Madame Léon Heuzey
Designer / Maker
By Henri Cros (1840-1902)
Wax, on wooden socle
Height: 20.4 cm
French, circa 1870
Signed: ‘H Cros’ on back, and with depository label for ‘Chenue Emballeur, 5, Rue de la Terrasse,
Paris’, inscribed in ink ‘Mme Léon Heuzey [?] under base
Henry Cros, who descended from a family of scientists and inventors, was well versed in the classics too. He was a sculptor and inventor of exceptional talent and curiosity. Not only (from the 1870s) did he experiment with infusing wax with colour, but he also, from 1883, revived the forgotten ancient Egyptian, Greek and Roman method of casting coloured glass-paste, pâte de verre; see Andreas Blühm, et al., The Colour of Sculpture 1840–1910, Zwolle, 1996.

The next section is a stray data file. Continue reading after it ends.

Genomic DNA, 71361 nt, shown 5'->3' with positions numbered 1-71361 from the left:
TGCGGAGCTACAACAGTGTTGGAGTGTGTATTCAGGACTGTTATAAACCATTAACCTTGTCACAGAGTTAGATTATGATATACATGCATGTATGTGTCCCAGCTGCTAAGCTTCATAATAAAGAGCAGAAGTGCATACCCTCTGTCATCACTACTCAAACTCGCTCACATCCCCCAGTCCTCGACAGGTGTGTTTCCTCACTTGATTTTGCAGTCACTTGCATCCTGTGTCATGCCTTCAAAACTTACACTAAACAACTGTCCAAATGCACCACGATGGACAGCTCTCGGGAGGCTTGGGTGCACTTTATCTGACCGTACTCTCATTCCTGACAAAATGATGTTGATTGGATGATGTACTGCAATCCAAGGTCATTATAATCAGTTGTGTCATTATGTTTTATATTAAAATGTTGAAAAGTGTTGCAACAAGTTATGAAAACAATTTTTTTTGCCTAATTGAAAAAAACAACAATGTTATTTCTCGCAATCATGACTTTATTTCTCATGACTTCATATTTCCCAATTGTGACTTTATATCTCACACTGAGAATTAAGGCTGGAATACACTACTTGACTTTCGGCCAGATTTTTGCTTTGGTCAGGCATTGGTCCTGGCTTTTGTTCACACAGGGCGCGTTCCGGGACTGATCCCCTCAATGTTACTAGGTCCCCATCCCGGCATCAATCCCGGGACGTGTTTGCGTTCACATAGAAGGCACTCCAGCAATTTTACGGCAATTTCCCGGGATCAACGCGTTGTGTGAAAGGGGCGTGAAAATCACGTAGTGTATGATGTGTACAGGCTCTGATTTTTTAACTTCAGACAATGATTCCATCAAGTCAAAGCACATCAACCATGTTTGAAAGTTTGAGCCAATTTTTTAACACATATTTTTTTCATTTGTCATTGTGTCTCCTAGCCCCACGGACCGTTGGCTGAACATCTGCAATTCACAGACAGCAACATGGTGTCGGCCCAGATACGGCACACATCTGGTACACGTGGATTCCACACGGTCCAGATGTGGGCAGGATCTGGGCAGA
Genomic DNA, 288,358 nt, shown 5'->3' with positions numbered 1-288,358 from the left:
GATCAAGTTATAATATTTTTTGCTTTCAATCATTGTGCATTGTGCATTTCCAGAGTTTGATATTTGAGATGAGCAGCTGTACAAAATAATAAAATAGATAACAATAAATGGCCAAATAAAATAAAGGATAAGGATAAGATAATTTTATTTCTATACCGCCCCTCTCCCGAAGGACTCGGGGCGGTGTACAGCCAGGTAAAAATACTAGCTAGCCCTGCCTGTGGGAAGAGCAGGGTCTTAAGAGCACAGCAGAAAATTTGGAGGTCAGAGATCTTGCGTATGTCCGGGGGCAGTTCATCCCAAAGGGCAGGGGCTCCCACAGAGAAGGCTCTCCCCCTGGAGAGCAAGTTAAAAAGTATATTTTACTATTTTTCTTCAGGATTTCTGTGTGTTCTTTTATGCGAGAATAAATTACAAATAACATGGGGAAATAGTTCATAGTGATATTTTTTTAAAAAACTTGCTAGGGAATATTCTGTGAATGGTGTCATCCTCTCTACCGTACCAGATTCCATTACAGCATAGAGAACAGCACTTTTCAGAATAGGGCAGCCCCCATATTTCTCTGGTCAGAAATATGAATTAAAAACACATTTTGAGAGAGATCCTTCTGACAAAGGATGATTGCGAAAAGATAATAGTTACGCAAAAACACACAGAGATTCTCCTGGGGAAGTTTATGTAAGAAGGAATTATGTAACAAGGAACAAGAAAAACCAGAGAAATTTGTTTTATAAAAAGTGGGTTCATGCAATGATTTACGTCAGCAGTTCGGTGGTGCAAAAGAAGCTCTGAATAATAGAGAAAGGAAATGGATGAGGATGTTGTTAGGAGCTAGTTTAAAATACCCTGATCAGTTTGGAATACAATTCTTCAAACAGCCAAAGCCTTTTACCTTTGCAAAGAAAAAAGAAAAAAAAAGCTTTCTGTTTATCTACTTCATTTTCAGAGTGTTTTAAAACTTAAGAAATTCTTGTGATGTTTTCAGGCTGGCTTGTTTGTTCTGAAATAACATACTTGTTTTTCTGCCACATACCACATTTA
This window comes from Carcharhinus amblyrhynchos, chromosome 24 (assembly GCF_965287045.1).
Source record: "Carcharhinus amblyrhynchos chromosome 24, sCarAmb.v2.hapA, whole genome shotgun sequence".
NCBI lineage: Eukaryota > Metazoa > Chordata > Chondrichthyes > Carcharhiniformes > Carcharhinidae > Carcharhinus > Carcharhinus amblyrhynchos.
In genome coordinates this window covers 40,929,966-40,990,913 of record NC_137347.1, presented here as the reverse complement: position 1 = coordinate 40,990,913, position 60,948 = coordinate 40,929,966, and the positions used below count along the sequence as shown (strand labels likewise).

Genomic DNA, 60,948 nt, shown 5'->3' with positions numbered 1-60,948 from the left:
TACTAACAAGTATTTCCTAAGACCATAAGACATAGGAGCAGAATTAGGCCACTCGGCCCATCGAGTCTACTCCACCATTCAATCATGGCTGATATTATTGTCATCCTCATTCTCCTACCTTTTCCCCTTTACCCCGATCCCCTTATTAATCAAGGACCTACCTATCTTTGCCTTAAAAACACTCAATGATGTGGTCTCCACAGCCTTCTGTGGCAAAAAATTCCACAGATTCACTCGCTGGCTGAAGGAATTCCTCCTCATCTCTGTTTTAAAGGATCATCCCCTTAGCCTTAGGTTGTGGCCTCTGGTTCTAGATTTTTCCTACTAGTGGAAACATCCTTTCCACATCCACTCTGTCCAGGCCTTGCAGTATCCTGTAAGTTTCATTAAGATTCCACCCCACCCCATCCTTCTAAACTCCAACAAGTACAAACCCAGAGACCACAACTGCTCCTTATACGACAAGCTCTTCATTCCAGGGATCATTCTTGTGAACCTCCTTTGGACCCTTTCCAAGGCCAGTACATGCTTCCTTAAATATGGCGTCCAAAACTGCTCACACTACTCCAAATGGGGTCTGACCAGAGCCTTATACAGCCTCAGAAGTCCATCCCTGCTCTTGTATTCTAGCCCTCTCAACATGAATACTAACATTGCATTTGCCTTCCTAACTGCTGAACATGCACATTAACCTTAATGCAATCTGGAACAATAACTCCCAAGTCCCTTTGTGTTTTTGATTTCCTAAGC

The pâte de verre front on portrait is less usual than the many surviving smallscale profiles by Cros; see, for example, Blühm (op. cit.), nos 13 and 14. There is a comparable ‘mask’ in the collection of the Victoria and Albert Museum (C.56–1992).
If the name Mme Léon Heuzey has been correctly read, she may have been the wife of the archaeologist Léon Heuzey (1831–1922), who would have been a typical Cros patron; see Blühm (op.cit.), p. 101. There was also a Charles Léon Heuzey who married in 1892, in Paris.